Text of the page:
A Few Thoughts From Romans 7

Paul begins to break this down further. As one chooses to obey a particular one (including the doctrine) that one whom he chose he becomes a slave or servant to (6:16-17). Under the authority of the Law of Moses, Paul illustrates with regard to marriage (7:1-4). The law (Law of Moses) is no longer alive; it no longer has power (sway, influence) over a person (in our case, a Christian) – all because one the law is dead (cf. Colossians 2:11-17), and one chooses to no longer serve a “dead law”, but a living Christ. Those who were under the law were bound to that law of sin and death (7:4-6). Since the Law of Moses had brought death, what could resurrect? Jesus. As one chooses between two options (life in Christ, or not), with the proper choice made, there is servitude toward righteousness which brings life.

The Law of Moses fulfilled its purpose, and that purpose was to make sin known to the person who lived under its authority (7:7-12). Was that all that the law was supposed to do? No, it was to promise life (7:10, ESV). How could it promise life when Peter (Paul) made clear that it could not justify anyone (Acts 15:10, cf. 13:39). Since sin destroys and the Law of Moses was not given to destroy (cf. Lard) it can be said that the law promised life by steering those under its authority from sin. Some try to argue that the law, if obeyed perfectly, would have given one eternal life. I am not of that opinion because of what Paul said in Acts 13:39. However, we read that it promised life, so what of this? I suggest that it corresponds to Leviticus 18:5, Psalm 19:7-11, and even Romans 10:5; in other words, as one lived under its authority and obeyed the Lord from the heart (cf. Deuteronomy 10:12-13), then that one who so obeyed would be pleasing to the Lord.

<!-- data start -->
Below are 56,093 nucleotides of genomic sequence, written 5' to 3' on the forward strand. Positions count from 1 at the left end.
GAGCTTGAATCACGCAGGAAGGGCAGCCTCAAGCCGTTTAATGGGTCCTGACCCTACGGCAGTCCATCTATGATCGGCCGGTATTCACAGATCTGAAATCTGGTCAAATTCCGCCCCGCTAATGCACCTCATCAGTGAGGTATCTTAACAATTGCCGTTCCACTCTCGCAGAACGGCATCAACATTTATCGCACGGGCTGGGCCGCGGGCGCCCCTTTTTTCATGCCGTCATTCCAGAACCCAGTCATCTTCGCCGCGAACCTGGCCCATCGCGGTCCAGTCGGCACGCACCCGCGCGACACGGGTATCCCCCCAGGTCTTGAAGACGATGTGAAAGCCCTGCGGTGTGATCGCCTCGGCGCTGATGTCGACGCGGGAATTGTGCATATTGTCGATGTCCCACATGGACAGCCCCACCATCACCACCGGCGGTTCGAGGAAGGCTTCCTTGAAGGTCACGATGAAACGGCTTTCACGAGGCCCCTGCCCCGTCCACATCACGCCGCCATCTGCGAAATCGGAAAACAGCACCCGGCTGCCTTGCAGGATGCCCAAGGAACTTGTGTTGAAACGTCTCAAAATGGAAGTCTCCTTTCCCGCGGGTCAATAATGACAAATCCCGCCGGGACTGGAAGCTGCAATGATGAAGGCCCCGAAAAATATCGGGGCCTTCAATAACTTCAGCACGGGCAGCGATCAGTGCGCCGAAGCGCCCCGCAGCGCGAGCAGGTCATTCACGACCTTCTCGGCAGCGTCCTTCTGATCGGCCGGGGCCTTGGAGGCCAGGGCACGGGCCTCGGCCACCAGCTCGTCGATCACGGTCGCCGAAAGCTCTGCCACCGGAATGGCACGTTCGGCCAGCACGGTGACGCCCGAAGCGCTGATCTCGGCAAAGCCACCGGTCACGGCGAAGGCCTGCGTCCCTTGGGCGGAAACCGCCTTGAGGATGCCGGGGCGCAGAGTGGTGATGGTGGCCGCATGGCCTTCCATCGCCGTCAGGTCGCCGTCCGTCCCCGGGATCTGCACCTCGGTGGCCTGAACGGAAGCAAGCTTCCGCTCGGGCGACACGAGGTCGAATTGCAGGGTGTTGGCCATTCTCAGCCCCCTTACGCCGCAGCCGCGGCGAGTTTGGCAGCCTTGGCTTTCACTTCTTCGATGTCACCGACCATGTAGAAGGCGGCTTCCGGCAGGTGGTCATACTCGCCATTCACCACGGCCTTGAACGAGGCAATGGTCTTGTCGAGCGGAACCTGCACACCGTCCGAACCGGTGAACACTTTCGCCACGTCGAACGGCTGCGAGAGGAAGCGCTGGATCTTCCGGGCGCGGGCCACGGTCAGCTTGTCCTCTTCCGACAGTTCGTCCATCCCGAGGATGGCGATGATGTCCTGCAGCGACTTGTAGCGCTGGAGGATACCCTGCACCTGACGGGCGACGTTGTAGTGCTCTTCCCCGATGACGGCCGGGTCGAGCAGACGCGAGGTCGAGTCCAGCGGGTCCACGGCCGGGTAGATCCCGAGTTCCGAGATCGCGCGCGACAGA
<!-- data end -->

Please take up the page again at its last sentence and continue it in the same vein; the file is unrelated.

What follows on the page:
Paul illustrates how the law worked in his (or any other’s life). Sin was now alive since the Law of Moses was given to the nation, and the sin that people have in their lives is continually at odds with the Lord’s spiritual law (Law of Moses). Thus, sin (personified) made every effort to prevent one from meeting the demands of the law which was to steer one from sin. This failing brought one to the point of recognizing the good and just standard of God’s spiritual law. Even under God’s spiritual law (7:14) sin brought one into bondage; it is evident, then, that the law could not release one from that bondage. What can? Jesus (7:24-25)!

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